Shows You Might Have Missed: Heavy Object

Adapted from Kamachi Kazuma's (of Magical Index fame) series of Light novels, Heavy Object sci-fi/mecha show set in a near future version of our world where the coming of the titular "Objects" have brought a whole new paradigm shift to modern warfare.

Imagine for instance, 100-metre tall mobile fortresses immune to all current conventional weaponry, with main guns that can level a city with ease, laser weapons denying any and all airspace around it, and more than capable of shrugging off nukes whilst maneuvering at hundreds of miles per hours. The arrival of these Objects have made conventional infantry, tanks and aircraft obsolete, with Objects being the only countermeasure to another Object. Battles pretty much boiled down to the quality and quantity of the Objects brought to bear, and has been so for decades between the new world powers. Now imagine, a couple of lowly infantrymen managed to destroy an Object all by themselves, and what that mean to the status quo.

And in this new type of world we meet our main duo, Qwenthur and Havia. Qwenthur is a battlefield student learning to become an Object designer due to his fascination with them and a dream of propelling his career into the big leagues. His best friend (?) Havia hails from a noble lineage, but works as a radar analyst in hopes of gaining the prestige and renown require to earn his inheritance as the head of the family. The duo are assigned to the 37th Mobile Maintenance Battalion and its Object the Baby Magnum. Joining the duo in their merry (mis)adventures is pilot elite of the Baby Magnum, Milinda, and their commander Floyleytia.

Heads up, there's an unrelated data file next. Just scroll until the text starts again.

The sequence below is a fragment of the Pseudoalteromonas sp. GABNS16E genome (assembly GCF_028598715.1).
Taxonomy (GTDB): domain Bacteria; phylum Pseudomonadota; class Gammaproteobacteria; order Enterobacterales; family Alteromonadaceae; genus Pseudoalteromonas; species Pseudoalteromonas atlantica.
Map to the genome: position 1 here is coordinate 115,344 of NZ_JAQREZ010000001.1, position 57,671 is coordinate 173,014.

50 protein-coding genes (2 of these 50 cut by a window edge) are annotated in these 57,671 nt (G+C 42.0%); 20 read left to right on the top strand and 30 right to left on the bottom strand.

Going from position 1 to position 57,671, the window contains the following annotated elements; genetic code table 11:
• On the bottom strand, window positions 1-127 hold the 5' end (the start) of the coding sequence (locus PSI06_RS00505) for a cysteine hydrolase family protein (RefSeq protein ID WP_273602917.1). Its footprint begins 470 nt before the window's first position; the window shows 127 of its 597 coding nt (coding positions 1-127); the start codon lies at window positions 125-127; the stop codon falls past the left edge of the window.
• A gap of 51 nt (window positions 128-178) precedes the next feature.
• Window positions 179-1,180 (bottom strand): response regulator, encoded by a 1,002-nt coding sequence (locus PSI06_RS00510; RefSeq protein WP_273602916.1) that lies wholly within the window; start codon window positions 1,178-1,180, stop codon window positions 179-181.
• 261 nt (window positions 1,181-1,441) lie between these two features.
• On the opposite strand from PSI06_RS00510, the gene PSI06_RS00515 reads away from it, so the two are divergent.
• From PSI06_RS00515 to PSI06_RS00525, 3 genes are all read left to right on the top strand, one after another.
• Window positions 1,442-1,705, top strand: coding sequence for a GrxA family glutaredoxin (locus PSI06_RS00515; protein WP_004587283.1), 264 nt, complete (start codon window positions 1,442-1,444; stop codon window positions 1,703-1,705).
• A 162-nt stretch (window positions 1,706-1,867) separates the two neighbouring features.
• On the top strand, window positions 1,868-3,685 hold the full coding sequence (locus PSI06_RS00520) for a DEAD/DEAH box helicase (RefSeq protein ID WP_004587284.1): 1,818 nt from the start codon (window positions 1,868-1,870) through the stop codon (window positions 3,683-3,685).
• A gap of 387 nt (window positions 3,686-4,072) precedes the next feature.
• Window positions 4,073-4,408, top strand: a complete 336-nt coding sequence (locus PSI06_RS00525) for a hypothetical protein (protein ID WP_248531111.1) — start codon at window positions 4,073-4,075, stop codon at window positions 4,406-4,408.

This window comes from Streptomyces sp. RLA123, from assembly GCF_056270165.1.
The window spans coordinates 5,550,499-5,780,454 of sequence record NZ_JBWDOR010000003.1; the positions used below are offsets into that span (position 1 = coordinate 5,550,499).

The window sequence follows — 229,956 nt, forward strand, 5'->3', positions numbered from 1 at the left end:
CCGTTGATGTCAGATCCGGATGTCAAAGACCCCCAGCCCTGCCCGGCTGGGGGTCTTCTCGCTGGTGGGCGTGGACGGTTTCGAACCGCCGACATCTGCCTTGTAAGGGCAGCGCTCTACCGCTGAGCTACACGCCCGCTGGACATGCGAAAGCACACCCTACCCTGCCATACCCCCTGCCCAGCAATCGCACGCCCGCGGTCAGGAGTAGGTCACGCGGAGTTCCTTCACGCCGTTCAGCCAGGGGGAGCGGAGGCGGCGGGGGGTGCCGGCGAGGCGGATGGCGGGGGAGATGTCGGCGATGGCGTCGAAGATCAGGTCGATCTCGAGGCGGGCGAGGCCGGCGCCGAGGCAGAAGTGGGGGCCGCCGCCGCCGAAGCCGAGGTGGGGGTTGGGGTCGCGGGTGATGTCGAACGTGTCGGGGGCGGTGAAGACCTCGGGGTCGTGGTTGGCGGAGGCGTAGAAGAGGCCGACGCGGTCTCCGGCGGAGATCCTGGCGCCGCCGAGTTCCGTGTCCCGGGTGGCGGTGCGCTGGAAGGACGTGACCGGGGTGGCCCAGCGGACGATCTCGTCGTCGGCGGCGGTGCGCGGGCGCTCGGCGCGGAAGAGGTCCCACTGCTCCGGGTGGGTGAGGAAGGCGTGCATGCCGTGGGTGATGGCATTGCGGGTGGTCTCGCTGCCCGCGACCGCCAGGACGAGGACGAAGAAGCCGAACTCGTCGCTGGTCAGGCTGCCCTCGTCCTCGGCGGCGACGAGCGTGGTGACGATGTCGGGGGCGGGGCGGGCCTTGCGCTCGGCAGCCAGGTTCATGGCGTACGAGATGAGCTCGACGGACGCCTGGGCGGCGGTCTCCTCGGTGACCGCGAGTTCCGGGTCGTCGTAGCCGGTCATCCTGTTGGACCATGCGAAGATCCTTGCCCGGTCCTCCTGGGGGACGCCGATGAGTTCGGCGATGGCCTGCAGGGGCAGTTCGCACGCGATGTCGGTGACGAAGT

Due to Objects being largely the sole deciders of any conflict, wars between them have became touted as relatively bloodless "clean wars" as no one other than the pilot is believed to be at risk, and the faction that lost their object can only accept unconditional surrender and safely back off. It's all nice and good as an unspoken rule, but not everyone plays by the book, as many a poor sod will find out the hard way. It's in such a situation our protagonists find themselves in after a routine expedition ends in the loss of the Baby Magnum and its valuable support staff are hunted down by the opposing Object. In a last ditch attempt to rescue their captured pilot and buy enough time for the evacuation, the duo with some technical know-how and enough luck managed to do the impossible: downing an entire object while on-foot. Hailed as heroes after the fact, the pair are convinced of their success and the comfortable life that awaits them. However, the upper brass has quite different plans for them, less anyone is dull enough to not make full use of Object destroying human-WMDs. And so the pair together with the 37th battalion is whisked off to another battlefront to face yet another new Object.